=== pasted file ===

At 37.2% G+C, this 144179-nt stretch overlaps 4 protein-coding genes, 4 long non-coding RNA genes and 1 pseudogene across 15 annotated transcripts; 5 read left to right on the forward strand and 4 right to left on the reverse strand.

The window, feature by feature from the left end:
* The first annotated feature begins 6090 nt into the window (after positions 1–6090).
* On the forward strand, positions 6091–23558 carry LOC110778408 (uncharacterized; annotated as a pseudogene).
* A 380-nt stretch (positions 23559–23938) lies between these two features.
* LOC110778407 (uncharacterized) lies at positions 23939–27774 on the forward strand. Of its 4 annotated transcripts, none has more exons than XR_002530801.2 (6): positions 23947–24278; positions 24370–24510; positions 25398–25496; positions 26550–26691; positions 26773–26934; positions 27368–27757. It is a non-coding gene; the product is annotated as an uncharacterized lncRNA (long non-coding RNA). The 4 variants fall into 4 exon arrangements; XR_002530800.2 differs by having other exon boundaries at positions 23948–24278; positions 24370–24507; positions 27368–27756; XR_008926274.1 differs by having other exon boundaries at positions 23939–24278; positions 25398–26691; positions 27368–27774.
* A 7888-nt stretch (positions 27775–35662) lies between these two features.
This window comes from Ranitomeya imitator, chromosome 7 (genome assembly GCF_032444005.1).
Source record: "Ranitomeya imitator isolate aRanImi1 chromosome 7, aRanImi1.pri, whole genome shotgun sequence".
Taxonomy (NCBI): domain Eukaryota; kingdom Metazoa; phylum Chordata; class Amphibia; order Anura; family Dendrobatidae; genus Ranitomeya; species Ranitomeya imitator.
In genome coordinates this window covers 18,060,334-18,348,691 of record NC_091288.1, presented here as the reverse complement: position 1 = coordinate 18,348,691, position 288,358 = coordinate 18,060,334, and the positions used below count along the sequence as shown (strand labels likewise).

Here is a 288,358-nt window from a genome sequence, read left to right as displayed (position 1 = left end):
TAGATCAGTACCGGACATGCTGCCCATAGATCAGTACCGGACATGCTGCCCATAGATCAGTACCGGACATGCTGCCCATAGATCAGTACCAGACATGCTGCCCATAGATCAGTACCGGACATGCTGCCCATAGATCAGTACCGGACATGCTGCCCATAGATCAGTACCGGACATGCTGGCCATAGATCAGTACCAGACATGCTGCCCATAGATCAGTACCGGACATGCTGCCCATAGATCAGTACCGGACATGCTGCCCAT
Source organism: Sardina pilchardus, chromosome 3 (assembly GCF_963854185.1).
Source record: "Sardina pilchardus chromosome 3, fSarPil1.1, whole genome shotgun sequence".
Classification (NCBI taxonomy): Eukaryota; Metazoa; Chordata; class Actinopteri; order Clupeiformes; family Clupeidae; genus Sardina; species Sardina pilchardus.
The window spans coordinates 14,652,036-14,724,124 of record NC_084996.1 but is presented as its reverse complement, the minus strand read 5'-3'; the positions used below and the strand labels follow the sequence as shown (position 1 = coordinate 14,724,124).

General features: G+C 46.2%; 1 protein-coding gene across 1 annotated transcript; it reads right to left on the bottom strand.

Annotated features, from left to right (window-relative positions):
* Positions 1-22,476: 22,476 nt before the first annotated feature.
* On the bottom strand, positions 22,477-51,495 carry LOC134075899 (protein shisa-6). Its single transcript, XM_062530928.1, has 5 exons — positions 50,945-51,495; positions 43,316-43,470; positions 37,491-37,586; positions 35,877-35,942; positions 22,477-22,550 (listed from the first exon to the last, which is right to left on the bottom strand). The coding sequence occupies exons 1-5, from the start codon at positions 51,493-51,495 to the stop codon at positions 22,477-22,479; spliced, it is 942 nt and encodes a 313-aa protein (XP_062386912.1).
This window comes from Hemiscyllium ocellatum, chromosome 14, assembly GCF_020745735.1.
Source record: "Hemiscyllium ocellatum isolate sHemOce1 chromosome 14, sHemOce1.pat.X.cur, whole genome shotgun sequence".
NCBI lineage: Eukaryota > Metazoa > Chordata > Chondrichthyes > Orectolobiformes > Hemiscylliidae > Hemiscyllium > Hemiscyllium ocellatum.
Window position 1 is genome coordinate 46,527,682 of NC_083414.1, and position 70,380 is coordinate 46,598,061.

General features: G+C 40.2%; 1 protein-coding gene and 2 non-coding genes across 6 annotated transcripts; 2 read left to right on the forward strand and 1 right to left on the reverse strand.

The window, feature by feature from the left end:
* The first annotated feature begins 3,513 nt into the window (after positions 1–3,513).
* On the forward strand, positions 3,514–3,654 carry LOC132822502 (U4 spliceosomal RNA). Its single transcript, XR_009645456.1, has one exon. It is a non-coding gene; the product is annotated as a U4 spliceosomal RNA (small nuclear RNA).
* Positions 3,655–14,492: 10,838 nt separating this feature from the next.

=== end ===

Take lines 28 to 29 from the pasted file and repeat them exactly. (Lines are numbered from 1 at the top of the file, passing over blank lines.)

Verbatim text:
* The first annotated feature begins 3,513 nt into the window (after positions 1–3,513).
* On the forward strand, positions 3,514–3,654 carry LOC132822502 (U4 spliceosomal RNA). Its single transcript, XR_009645456.1, has one exon. It is a non-coding gene; the product is annotated as a U4 spliceosomal RNA (small nuclear RNA).